France and Spain on Wednesday, Nov. 23, lambasted the European Commission’s proposed price cap on wholesale natural gas, set so high that critics have questioned if it would ever be used.
The EU executive on Tuesday, Nov 22, unveiled a gas “safety ceiling” of 275 euros per megawatt hour as the bloc grapples with high energy prices spurred by Moscow’s war in Ukraine and supply cuts.
But the conditions meant the cap would only kick in when EU gas prices breach that threshold for two weeks running, calculated on advance purchases through the bloc’s main gas price benchmark, TTF.
The cap was also contingent on the TTF price for liquefied natural gas — an easily transportable form of gas that can be shipped worldwide — exceeding 58 euros for 10 days within that same two-week period.
The only time the TTF gas price has gone above the 275-euro limit was between August 22 and 29 this year.
It was running at around 120 euros in trading on Tuesday.
Spanish ecological transition minister Teresa Ribera called the commission’s proposal a “joke”, saying it would cause steeper price hikes and hamper efforts to tame decades-high inflation.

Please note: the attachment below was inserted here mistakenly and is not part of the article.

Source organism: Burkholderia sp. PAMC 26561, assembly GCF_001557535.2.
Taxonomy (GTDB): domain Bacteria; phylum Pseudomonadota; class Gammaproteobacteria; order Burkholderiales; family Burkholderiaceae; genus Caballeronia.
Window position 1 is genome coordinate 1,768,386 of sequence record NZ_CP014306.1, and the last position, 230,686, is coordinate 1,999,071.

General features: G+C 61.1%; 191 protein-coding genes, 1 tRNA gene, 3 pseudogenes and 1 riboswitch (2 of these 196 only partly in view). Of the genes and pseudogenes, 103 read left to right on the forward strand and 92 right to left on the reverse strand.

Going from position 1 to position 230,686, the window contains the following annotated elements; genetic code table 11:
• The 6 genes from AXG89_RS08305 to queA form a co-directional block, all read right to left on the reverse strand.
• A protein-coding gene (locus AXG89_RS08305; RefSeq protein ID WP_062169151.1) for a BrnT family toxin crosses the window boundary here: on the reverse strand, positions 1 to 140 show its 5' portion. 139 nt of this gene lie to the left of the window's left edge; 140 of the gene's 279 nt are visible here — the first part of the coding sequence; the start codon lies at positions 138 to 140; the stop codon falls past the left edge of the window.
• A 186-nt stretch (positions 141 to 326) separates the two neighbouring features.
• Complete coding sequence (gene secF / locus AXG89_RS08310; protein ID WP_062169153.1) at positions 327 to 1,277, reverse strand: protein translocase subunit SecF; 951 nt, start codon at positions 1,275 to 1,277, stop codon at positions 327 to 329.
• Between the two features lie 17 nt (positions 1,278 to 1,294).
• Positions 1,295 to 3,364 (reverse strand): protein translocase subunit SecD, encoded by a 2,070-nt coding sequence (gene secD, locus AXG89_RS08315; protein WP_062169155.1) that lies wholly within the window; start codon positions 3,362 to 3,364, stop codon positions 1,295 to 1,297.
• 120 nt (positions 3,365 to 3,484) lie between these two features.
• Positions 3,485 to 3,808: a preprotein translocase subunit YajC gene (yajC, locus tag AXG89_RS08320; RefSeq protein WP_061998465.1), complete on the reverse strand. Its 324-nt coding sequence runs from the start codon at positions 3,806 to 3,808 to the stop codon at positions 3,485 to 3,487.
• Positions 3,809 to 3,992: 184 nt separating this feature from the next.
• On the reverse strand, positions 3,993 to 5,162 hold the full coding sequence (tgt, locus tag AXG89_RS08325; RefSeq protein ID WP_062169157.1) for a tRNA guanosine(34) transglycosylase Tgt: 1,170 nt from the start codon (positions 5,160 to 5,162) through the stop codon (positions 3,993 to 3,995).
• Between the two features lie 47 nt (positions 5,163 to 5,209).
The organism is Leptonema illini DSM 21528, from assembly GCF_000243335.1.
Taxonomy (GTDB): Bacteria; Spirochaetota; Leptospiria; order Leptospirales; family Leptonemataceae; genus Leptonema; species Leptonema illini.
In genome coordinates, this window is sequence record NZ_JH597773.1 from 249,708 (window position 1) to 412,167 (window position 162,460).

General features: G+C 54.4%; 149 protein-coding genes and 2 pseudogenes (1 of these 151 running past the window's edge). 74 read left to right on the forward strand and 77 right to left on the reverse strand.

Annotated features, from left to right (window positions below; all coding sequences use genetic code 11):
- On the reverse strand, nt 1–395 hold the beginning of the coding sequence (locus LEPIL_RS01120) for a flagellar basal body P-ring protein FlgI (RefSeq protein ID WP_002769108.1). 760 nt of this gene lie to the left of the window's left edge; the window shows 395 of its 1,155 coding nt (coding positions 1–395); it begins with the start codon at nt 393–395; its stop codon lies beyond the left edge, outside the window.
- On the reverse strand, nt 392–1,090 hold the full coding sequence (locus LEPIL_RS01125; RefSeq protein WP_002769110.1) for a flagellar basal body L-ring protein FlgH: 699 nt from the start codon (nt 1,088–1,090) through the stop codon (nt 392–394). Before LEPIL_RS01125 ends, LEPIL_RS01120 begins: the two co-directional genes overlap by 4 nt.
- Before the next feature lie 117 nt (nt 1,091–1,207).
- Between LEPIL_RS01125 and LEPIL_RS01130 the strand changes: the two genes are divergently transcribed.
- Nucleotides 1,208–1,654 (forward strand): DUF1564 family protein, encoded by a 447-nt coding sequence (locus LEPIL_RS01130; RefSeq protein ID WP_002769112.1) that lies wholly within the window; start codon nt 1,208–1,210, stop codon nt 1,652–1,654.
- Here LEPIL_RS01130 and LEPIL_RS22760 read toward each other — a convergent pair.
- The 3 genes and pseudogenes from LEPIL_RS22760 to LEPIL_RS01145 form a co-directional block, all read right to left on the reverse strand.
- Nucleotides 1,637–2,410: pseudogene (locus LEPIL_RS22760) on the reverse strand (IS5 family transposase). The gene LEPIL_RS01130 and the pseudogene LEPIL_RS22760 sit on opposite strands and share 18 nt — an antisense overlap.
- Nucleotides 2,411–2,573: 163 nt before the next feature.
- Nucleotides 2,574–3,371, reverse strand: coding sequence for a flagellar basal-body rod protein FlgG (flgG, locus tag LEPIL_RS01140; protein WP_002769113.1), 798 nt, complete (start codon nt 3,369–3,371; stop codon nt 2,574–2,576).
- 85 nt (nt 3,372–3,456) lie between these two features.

The French energy transition ministry criticised an “insufficient” scheme that “does not respond to the reality of the market”.
“The commission must propose an operational text, not simply a text that is political grandstanding and may have negative or no effects,” it said.
Spanish Prime Minister Pedro Sanchez has also expressed his opposition to the plan, with Ribera saying most EU members were against it as the bloc’s energy ministers prepare to meet on Thursday.
Spain could stop supporting other proposals on matters important to the commission if another “serious” text is not forthcoming, Ribera added.
A commission spokeswoman said the mechanism was designed “to anticipate and prevent this situation happening in the future”, but admitted even August’s price spike would not have triggered it.
The cap, if adopted, would come into force in January and came after months of wrangling between EU countries.
It runs alongside a plan by member states to voluntarily cut natural gas use by 15 percent over the northern hemisphere winter.
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